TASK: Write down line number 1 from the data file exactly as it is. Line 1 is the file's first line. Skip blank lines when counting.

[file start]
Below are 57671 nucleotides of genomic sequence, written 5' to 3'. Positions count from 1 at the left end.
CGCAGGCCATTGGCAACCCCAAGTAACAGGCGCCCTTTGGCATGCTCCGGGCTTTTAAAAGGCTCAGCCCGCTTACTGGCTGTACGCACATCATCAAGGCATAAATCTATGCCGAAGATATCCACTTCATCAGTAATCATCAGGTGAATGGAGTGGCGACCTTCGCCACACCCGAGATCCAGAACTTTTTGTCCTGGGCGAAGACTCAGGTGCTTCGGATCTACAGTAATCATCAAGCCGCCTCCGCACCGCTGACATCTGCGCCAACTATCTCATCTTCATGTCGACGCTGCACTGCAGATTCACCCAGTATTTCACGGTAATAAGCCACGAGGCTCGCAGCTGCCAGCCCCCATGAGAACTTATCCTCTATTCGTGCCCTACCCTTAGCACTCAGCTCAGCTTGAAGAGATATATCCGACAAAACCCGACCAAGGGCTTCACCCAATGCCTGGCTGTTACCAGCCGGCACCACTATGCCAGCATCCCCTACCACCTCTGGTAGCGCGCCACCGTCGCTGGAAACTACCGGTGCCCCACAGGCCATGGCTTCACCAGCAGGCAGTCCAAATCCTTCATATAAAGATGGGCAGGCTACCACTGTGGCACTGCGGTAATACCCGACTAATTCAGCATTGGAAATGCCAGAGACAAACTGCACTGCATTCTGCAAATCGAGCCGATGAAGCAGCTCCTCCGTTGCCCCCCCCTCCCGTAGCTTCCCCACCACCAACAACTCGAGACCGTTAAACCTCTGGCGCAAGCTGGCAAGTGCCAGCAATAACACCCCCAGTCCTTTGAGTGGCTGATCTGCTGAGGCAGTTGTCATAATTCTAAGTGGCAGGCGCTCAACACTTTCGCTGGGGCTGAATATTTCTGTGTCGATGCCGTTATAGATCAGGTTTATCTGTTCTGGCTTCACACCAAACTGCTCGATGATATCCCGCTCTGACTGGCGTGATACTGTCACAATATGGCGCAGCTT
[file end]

Below are 57671 nucleotides of genomic sequence, written 5' to 3'. Positions count from 1 at the left end.